In the eastern parts and along the Wye valley, English has become the predominant language, but in the rest of the county, especially north of the Eppynt range, Welsh occupies that position.
Bernard himself initiated this policy by building a castle at Talgarth on the Upper Wye, but in 1091 he moved southwards, defeated the regulus of Brycheiniog, Bleddyn ab Maenarch, and his brother-in-law Rhys ap Tewdwr, the prince of south-west Wales, and with materials obtained from the Roman fort of Caer Bannau, built a castle at Brecon, which he made his caput baroniae.
He was educated at Wye, and at Magdalen Hall, Oxford, where he graduated B.A.
The Wye (130 m.) also rises in Plinlimmon, and forms for some 30 m.
Wy, or gwy, an obsolete Celtic word for water, preserved in the names of many Welsh rivers - Elwy, Gwili, Wye or Gwy.
The Wye, the Usk, the Dee, the Dovey, the Teifi, the Towy and most of the Welsh rivers and lakes are frequented by anglers for salmon and trout.
But the most important result of this first Norman invasion was to be found in the marvellous and rapid success of Robert Fitz-Hamon, earl of Gloucester, who, accompanied by a number of knightly adventurers, quickly overran South Wales, and erected a chain of castles stretching from the Wye to Milford Haven.
On Palm Sunday 1282, in a time of peace, David suddenly attacked and burnt Hawarden Castle, whereupon all Wales was up in arms. Edward, greatly angered and now bent on putting an end for ever to the independence of the Principality, hastened into Wales; but whilst the king was campaigning in Gwynedd, Prince Llewelyn himself was slain in an obscure skirmish on the 11th of December 1282 at Cefn-ybedd, near Builth on the Wye, whither he had gone to rouse the people of Brycheiniog.
Above sea-level, in an open hollow, surrounded at a distance by hills of considerable elevation, except on the south-east side, where the Wye, which rises about half a mile away, makes its exit.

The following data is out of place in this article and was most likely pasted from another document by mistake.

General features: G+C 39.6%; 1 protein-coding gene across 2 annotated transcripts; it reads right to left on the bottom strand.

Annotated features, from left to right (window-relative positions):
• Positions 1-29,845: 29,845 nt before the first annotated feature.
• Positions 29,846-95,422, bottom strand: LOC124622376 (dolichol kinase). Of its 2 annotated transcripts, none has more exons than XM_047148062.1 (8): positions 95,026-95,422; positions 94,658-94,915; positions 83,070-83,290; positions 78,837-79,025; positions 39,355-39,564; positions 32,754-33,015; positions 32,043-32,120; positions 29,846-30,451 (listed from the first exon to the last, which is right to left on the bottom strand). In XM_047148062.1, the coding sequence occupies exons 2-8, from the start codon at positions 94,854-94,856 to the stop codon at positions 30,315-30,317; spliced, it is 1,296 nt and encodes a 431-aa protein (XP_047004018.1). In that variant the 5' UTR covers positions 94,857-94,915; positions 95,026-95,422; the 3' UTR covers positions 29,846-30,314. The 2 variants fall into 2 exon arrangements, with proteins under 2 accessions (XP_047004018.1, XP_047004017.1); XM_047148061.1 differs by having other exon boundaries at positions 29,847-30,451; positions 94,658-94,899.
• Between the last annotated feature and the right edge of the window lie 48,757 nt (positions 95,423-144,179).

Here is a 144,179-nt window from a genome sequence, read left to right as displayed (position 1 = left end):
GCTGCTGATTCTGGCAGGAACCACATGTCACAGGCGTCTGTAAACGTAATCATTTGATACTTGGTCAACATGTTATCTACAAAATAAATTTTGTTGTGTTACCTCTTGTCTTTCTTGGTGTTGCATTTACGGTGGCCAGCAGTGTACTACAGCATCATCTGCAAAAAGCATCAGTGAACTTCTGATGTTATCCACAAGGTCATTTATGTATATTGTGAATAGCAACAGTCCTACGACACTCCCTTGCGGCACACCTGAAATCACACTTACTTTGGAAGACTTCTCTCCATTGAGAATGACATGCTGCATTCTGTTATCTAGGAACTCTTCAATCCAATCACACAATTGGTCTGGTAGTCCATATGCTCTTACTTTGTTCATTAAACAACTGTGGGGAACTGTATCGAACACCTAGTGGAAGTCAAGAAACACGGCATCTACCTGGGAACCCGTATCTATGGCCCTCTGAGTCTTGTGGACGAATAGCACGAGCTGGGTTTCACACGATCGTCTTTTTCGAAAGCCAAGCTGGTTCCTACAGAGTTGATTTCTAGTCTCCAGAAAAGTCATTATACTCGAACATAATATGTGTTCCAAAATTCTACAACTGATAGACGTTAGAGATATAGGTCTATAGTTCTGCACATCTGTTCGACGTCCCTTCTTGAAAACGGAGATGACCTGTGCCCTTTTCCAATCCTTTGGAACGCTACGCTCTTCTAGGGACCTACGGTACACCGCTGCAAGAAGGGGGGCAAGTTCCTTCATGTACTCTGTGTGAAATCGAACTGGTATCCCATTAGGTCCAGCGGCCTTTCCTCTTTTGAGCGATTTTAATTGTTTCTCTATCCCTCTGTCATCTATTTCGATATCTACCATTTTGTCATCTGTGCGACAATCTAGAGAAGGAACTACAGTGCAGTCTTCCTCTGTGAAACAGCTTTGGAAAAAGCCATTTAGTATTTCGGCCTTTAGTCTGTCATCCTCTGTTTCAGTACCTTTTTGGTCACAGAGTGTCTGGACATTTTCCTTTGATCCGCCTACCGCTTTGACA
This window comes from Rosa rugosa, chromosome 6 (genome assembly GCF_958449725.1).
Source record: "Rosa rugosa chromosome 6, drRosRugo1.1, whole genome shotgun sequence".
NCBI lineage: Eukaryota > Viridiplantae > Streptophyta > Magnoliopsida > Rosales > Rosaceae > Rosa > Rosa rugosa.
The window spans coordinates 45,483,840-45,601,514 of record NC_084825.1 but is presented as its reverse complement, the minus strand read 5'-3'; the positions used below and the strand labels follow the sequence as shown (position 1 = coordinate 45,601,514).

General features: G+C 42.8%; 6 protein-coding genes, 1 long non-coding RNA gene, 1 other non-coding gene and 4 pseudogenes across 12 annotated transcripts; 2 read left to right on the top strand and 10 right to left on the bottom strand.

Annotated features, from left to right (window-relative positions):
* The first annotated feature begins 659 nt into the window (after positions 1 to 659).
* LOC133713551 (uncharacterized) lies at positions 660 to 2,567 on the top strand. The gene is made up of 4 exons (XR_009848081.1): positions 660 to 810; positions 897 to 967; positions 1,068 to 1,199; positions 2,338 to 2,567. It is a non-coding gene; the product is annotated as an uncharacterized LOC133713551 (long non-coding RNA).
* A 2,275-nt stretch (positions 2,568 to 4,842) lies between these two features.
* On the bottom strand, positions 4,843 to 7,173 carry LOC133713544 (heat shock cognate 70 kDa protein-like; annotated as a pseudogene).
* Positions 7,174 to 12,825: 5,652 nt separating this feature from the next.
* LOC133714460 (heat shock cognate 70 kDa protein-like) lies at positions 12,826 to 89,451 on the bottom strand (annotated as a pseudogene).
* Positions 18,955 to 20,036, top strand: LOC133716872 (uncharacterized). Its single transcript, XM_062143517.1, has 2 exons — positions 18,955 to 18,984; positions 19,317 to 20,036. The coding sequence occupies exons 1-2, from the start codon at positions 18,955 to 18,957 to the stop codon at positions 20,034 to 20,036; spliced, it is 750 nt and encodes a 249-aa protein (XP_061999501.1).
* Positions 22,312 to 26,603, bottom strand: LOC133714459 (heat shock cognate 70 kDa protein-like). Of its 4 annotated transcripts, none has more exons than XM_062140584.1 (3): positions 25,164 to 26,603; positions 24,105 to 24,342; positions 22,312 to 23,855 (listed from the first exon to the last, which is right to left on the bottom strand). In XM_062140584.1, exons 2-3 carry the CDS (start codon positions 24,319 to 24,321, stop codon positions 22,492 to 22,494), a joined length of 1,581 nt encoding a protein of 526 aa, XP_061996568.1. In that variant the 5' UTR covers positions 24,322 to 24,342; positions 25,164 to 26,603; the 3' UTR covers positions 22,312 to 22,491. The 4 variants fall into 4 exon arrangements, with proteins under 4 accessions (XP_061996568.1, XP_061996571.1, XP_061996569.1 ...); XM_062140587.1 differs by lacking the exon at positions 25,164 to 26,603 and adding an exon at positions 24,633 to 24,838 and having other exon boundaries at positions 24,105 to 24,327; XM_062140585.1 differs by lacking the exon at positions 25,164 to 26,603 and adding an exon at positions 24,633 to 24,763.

Of these the chief are Poole's Hole, a vast stalactite cave, about half a mile distant; Diamond Hill, which owes its name to the quartz crystals which are not uncommon in its rocks; and Chee Tor, a remarkable cliff, on the banks of the Wye, 300 ft.
Plinlimmon (2468 ft.) is the highest of the hills, and forms a sort of hydrographic centre for the group, as from its eastern base the Severn and the Wye take their rise - the former describing a wide curve to east and south, the latter forming a chord to the arc in its southward course.
A group of artificial lakes, one of them exceeded in area only by Windermere, has been formed in the valley of the Elan, a tributary of the Wye, for the supply of water to Birmingham.
Throughout Hereford, and in part of Monmouthshire, the Old Red Sandstone sinks to a great undulating plain, traversed by the exquisite windings of the Wye, and forming some of the richest pasture and fruit lands of England.
(I) North-western division, Rivers Eden, Derwent, Lune, Ribble; (2)North-eastern, Coquet, Tyne, Wear, Tees, &c.; (3) Western, Dee, Usk, Wye, Severn; (4) South-western, Taw, Torridge, Camel, Tamar, Dart, Exe, Teign, &c.; (5) Southern, Avon and Stour (Christchurch) and the Itchin and other famous trout streams of Hampshire.
From Thirlmere in Cumberland, in the case of Manchester; from the river Vyrnwy, Montgomeryshire, a tributary of the Severn, in the case of Liverpool; and from the rivers Elan and Claerwen in Radnorshire, tributaries of the Wye, in the case of Birmingham.
For the next two centuries and a half the lands west of Dee and Wye were divided between the new counties, forming the principality of Wales, and the marches where the old feudal franchises continued, till the marcher-lordships gradually fell by forfeiture or marriage to the crown.
The town annually receives thousands of visitors, and lies within easy reach of the beautiful Wye Valley and the wild district of Radnor Forest.
WYE, a river of England, famous for its beautiful scenery.
The course of the Wye now becomes extremely sinuous; and the valley narrows nearly to Chepstow.
For a short distance the Wye divides Herefordshire from Gloucestershire, and for the rest of its course Gloucestershire and Monmouthshire.
The scenery is finest between Rhayader and Hay in the upper part, and from Goodrich, below Ross, to Chepstow in the lower, the second being the portion which gives the Wye its fame.
The name of Wye belongs also to two smaller English rivers - (I) a right-bank tributary of the Derbyshire Derwent, rising in the uplands near Buxton, and having part of its early course through one of the caverns characteristic of the district; (2) a left-bank tributary of the Thames, watering the valley of the Chilterns in which lies Wycombe and joining the main river near Bourne End.